Quell a Quality Control Confrontation

Oct. 27, 2008
Readers recommend improvements for a pH control process

This Month’s Puzzler
A batch process that consists of a series of feed tanks for a fluidized rotary dryer relies on pH probes to control product quality. There are two steps: pH adjustment, then chemical addition. The pH is adjusted from 1.0 to about 6.5. If the pH is too low, the acid bound to the solid will corrode the dryer and the customer’s equipment. Also, low or high pH will cause a problem with another ingredient added to the customer’s product. Unfortunately, we can’t depend on the probes. They suffer from slow response, especially with negative drops, for example, from 1.0 to 1.1. Also, because of poor residence time in the process, some chemicals added during the pH adjustment have caused problems such as silicon gelling of the probes (in acid solution). The quality assurance department is convinced that we should be able to meet our customer’s needs if we can achieve an accuracy of 0.25 pH, i.e., both probes agreeing that closely. The pH probes last about a week with some product runs and only a few hours with others. Can you suggest improvements in this process or how it’s controlled?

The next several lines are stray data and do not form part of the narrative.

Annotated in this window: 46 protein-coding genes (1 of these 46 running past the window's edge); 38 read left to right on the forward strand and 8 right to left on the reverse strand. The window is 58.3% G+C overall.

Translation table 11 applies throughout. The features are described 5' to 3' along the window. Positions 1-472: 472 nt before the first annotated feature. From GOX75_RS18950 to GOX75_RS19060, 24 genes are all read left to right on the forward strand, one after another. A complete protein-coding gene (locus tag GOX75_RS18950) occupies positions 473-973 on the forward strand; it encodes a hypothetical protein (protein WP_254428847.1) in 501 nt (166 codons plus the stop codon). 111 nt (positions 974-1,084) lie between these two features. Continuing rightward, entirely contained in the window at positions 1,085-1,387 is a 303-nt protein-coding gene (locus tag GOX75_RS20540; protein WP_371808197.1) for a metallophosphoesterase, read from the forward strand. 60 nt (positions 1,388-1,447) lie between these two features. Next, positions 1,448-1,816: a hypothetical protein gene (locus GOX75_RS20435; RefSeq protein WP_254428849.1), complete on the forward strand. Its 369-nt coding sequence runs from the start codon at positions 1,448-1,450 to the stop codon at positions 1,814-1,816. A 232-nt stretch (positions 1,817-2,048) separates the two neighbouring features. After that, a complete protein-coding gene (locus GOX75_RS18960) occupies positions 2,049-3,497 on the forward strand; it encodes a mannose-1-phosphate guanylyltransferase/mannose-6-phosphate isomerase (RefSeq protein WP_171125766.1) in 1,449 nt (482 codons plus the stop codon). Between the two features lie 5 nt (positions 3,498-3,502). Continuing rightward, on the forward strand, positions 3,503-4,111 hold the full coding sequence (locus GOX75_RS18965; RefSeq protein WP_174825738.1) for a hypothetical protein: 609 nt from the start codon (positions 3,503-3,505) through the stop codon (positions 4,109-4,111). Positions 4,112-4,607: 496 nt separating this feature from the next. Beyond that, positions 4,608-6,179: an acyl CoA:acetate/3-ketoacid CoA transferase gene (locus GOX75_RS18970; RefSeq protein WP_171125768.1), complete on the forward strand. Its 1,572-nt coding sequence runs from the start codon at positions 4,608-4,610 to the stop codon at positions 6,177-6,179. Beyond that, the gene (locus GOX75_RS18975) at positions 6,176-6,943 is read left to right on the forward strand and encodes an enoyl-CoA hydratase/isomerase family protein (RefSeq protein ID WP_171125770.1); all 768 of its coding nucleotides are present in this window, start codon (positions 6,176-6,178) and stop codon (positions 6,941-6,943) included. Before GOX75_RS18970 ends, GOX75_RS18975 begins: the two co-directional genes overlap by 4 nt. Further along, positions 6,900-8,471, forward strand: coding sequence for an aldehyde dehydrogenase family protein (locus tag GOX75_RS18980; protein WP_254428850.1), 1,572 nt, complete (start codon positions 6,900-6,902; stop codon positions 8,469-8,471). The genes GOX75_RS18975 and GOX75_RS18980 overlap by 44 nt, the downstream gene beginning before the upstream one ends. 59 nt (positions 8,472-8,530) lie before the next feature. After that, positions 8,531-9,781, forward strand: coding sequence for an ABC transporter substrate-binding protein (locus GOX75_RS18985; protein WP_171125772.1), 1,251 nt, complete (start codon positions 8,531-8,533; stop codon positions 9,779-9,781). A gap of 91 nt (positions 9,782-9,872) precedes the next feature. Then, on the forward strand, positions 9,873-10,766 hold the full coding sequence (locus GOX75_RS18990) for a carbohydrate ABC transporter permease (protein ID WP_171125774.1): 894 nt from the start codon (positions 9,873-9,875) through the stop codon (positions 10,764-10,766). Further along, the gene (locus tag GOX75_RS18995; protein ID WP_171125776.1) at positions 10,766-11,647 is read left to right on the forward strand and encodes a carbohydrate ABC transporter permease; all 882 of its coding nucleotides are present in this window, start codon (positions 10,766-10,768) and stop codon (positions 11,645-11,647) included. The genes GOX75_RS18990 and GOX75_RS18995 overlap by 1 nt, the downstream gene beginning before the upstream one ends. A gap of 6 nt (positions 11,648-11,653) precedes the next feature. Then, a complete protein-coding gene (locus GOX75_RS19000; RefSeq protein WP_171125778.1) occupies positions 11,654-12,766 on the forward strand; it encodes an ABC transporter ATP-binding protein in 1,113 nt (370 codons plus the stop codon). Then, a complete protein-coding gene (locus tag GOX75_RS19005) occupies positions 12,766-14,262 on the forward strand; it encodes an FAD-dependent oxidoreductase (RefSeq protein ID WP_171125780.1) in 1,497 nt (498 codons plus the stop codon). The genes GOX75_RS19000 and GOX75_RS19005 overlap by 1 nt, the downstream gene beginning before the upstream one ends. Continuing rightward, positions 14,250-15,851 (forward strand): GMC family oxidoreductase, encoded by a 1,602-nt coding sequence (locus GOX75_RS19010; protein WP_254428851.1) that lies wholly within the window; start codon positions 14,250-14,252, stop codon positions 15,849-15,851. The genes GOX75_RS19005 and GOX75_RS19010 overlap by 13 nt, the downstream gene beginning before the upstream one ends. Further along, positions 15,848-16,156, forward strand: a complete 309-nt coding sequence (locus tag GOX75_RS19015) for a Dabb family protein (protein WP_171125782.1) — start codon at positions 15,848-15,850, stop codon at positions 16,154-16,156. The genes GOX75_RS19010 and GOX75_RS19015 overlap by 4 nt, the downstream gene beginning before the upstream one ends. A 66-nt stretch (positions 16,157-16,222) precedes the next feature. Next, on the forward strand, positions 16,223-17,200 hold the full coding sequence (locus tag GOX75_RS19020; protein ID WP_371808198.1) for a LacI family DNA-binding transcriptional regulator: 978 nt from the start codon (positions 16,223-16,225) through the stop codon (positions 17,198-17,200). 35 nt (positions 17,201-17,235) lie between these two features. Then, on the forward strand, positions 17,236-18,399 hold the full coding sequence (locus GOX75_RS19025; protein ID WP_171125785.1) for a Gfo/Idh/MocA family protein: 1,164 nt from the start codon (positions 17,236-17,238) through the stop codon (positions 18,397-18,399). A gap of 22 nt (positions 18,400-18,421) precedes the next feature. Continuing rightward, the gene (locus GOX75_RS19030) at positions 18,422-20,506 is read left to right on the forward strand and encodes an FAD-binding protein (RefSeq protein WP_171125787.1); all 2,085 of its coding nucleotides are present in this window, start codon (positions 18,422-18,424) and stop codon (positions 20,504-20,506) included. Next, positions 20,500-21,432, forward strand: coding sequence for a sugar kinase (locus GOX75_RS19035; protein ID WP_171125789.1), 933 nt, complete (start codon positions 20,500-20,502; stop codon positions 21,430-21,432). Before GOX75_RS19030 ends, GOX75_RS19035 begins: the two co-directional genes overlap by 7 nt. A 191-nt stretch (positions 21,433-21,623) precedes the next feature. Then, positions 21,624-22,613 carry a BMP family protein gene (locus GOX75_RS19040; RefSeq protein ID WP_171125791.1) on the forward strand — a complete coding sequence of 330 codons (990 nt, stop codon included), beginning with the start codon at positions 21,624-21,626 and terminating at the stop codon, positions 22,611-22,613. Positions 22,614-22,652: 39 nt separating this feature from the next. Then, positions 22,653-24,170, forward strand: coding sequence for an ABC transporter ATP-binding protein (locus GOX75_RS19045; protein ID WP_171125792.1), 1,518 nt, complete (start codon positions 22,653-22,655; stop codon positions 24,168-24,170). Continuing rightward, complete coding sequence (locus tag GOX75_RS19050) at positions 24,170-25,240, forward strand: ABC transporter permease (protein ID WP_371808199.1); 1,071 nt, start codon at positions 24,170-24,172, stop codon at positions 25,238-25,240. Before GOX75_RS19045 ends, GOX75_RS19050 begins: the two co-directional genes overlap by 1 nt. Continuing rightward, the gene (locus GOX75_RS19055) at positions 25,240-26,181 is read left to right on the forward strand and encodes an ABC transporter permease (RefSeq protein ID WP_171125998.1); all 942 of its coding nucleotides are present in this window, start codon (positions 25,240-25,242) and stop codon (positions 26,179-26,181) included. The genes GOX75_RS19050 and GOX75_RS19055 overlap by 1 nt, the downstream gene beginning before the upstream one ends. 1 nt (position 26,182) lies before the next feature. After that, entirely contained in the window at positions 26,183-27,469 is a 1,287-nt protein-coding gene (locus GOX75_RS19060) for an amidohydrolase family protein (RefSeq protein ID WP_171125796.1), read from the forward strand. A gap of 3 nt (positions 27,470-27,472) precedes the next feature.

Meter NaOH in by using powder feeders sized accordingly. Add bigger agitators and possibly larger motors to incorporate the powders completely and reduce reaction time.
Errol Williams, production engineer
AVEKA Inc., Woodbury, Minn.

I suggest using zeta potential measurements in place of pH for a few reasons. In measuring pH, what is really being measured is a mV signal, which is then converted to a pH value. It is this mV value which is important. This can be better measured via a zeta potential measurement. Zeta potential will vary as pH varies.

Once the shape of this relationship is known for a given material, then the process can be better controlled. (This will require development in a laboratory to define the relationship between zeta potential and pH.) For aqueous-based systems the rule of thumb is that a system will be kinetically stable so long as it is outside the electro-neutral region of ±30mV. If a system is sensitive to pH variation, then it is best controlled using zeta potential and adjusting the solution to a specific mV range.
Michael Sakillaris, technology fellow
Rohm & Haas, Marlborough, Mass.